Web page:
If he could win with KKM this time, Larson tipped that the victory would be “extra meaningful” for more reasons that just pulling off a feat that few believe could be done in a single evening.

“What would make [winning another Chili Bowl] extra special would be just getting a win for Keith and Pete. That would just mean a lot personally to me,” said Larson. “I was super excited to win that first Chili Bowl, but at the same time, when Keith and Pete came to victory lane to congratulate me … I was tearing up because I was sad that I didn’t get to win with them.

“I hope this all goes well, and it can be kind of storybook or fairytale this week and everything can work out just right for us to get that win with them, but if not, it’s really not a big deal,” he added. “I wasn’t going to be doing anything on Thursday night anyways, and I love to race, so regardless at least I get to go and race and have a good time.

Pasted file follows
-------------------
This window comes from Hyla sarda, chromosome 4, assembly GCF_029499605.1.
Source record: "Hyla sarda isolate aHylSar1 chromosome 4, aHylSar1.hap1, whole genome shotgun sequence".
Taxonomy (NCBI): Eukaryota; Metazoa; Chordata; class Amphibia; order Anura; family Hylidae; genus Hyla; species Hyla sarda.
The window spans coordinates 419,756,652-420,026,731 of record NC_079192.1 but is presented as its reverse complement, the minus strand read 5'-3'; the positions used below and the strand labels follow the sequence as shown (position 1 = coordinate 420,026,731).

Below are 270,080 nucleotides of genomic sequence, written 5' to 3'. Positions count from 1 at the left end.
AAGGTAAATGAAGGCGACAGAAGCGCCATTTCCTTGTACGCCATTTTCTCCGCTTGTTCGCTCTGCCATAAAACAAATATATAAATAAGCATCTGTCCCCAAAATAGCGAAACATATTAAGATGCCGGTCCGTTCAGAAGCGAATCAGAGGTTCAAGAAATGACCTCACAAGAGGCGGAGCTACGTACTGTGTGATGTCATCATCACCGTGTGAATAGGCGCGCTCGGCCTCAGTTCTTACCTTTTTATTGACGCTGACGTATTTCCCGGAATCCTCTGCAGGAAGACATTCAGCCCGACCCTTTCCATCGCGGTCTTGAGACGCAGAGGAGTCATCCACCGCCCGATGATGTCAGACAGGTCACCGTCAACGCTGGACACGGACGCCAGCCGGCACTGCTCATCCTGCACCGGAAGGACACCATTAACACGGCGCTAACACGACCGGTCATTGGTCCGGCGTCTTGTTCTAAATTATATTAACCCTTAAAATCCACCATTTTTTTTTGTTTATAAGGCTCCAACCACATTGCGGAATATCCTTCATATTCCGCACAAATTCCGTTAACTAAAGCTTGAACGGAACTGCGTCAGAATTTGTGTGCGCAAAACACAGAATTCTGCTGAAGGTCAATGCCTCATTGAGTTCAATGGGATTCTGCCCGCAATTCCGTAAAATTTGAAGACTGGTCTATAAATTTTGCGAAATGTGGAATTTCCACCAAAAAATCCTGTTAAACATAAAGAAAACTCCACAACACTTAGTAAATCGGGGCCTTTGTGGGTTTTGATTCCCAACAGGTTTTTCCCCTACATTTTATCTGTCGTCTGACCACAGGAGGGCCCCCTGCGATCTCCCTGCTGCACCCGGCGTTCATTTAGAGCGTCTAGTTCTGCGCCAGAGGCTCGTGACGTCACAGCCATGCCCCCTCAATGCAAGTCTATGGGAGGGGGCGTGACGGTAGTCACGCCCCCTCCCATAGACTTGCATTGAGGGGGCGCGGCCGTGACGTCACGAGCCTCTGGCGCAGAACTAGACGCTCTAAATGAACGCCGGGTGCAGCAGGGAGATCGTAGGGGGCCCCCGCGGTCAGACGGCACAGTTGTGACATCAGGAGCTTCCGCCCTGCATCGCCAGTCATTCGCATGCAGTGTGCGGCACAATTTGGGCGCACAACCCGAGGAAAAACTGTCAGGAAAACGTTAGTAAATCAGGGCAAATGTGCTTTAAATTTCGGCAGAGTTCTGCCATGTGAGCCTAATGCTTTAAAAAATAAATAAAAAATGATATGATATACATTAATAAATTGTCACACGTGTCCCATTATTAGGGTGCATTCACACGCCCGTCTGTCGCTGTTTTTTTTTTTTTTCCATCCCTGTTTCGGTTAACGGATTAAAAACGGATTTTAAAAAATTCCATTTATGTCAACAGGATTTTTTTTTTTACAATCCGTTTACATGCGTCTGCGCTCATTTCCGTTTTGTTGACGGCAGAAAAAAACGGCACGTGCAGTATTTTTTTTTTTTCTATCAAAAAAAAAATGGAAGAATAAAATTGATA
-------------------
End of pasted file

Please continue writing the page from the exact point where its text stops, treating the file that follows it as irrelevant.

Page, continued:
“We’ll just see how it goes.”

Should Larson lock in Thursday, he’ll be set for his 12th Chili Bowl championship feature appearance and his eighth with KKM. His last three Chili Bowl starts, from 2020-’22, came in his own equipment.

This latest feat, should it all come to fruition, would be the first of two major double duty attempts on Larson’s motorsports calendar this season. He’s also slated to attempt both the Indianapolis 500 and NASCAR’s Coca-Cola 600 on Memorial Day weekend in May – the most famous two-step in racing.

Every lap of both the Chili Bowl Nationals and the Wild West Shootout this weekend can be streamed live through FloRacing.


Kyle Larson won two Chili Bowls in his own equipment. Can he take home a third Golden Driller with Keith Kunz Motorsports this week? (Brendon Bauman photo)